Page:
The Place of Medication and Psychotherapy in the Treatment of Combat PTSD

January 2, 2014 Harry Croft, M.D.

Both medication and psychotherapy are often used in the treatment of combat-related post-traumatic stress disorder (PTSD). Psychotherapy in combat PTSD treatment is more common than the use of medication; nevertheless, medication can be important for many. Both types of treatment have their place and should be considered by those suffering from combat-related PTSD.

Psychotherapy in Combat PTSD Treatment

Psychotherapy is the most common form of combat-related PTSD treatment and is appropriate for everyone seeking treatment. Veterans often worry that this will mean sitting around talking about their childhood, but the most common types of psychotherapy for combat PTSD focus on skill building and dealing with the specific trauma. Common forms of psychotherapy that have shown effectiveness in treating combat PTSD include cognitive behavioral therapy, exposure therapy and eye movement desensitization and reprocessing (EMDR).

The type of psychotherapy chosen in combat PTSD treatment has a lot to do with the preference of the patient and availability of treatment. The United States Department of Veterans Affairs (VA) provides two forms of cognitive behavioral therapy: cognitive processing therapy and prolonged exposure therapy. Other types of therapy are available through private practice.

Medication in Combat PTSD Treatment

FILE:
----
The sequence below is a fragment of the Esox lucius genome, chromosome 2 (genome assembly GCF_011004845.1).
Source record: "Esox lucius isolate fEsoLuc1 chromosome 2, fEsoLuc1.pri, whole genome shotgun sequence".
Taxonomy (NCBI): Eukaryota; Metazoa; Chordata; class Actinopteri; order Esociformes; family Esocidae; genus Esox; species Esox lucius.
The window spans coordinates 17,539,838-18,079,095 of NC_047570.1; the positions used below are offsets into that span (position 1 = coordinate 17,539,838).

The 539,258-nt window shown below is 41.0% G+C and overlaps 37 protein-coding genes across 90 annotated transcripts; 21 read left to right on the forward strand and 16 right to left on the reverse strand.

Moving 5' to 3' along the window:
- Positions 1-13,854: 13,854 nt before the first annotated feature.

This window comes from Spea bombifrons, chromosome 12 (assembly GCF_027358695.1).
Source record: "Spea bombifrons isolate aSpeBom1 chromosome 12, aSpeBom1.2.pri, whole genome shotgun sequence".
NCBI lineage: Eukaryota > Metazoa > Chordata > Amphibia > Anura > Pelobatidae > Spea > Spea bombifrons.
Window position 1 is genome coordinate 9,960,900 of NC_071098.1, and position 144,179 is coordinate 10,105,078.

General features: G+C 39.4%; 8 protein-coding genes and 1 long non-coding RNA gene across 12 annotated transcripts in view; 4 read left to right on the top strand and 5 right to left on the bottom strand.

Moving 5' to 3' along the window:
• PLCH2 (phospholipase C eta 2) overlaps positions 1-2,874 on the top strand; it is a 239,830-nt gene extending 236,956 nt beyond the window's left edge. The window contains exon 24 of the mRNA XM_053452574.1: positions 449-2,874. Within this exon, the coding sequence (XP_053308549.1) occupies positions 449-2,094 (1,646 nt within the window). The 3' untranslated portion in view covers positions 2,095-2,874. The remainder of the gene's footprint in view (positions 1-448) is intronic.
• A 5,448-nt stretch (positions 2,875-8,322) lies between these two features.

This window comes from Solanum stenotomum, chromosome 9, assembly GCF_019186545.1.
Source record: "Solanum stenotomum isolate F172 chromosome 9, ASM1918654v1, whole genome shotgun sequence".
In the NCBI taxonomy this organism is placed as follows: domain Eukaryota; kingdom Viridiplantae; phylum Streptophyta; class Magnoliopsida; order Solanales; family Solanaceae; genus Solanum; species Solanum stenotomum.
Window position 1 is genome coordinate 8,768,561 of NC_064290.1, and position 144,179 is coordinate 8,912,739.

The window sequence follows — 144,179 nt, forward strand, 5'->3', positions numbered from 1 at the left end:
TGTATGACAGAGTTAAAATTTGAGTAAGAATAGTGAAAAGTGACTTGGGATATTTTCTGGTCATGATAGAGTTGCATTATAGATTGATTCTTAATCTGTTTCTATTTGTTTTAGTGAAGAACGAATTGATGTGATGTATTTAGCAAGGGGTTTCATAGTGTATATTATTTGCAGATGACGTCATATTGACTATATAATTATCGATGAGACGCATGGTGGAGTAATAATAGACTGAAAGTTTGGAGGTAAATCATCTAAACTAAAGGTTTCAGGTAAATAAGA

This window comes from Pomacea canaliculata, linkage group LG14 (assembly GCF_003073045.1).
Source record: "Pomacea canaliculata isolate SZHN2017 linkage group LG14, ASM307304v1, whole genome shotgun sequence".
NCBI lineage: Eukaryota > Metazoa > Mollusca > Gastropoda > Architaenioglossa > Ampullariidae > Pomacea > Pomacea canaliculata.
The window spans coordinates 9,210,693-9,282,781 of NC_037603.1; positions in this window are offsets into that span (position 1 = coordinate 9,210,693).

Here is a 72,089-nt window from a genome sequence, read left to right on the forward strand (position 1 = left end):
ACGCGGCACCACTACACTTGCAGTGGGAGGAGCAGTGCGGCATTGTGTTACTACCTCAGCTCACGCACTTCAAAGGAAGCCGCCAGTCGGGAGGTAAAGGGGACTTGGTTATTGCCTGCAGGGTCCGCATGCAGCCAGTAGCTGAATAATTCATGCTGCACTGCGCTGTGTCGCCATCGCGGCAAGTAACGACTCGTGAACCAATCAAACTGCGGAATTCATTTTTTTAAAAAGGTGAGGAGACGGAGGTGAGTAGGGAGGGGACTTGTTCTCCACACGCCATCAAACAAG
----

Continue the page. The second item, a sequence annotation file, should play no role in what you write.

Understanding Combat PTSDMedication is appropriate in some cases of combat-related PTSD but it is almost always combined with psychotherapy for the best outcome. It is most often used in severe cases of combat PTSD or in cases where the PTSD manifests in significant physiological symptoms, such as depression and anxiety. Medication in combat PTSD treatment can effectively treat the physiological symptoms that prevent the veteran from processing the emotional trauma through therapy. Medications can make a patient feel less sad and worried as well.

Selective serotonin reuptake inhibitor (SSRI) antidepressants are typically the medication chosen in combat-related PTSD treatment. These medications can be effective whether the veteran is suffering from depression or not. Common SSRIs include: citalopram (Celexa), fluoxetine (Prozac), paroxetine (Paxil) and sertraline (Zoloft). A full list of SSRI antidepressants is here.

Medication vs. Psychotherapy in Combat PTSD Treatment

The selection of medication and type of psychotherapy in combat PTSD treatment must be specific to the individual. What’s important to remember about combat PTSD treatment is that there are a variety of options and if one doesn’t work, there are many more to try. It’s critical to work with your doctor and/or therapist to ensure the right treatment is chosen for you.

Dr. Croft is the co-author of a heralded book on combat-related PTSD called I Always Sit With My Back to the Wall. Find Dr. Croft on Facebook, on Twitter, on Google+ and on his homepage.

APA Reference
Croft, H. (2014, January 2). The Place of Medication and Psychotherapy in the Treatment of Combat PTSD, HealthyPlace. Retrieved on 2024, July 15 from

Author: Harry Croft, M.D.

Dr. Harry Croft is a keynote speaker, consultant, and media guest and contributor specializing in the diagnosis and treatment of combat-related posttraumatic stress disorder (PTSD). He currently acts as a trainer and consultant to businesses with regard to veterans, PTSD, and employment-related issues.

Find Dr. Croft's book, I Always Sit with My Back to the Wall, here, and find out more about him on his website.

Ally Green
May, 27 2014 at 2:06 am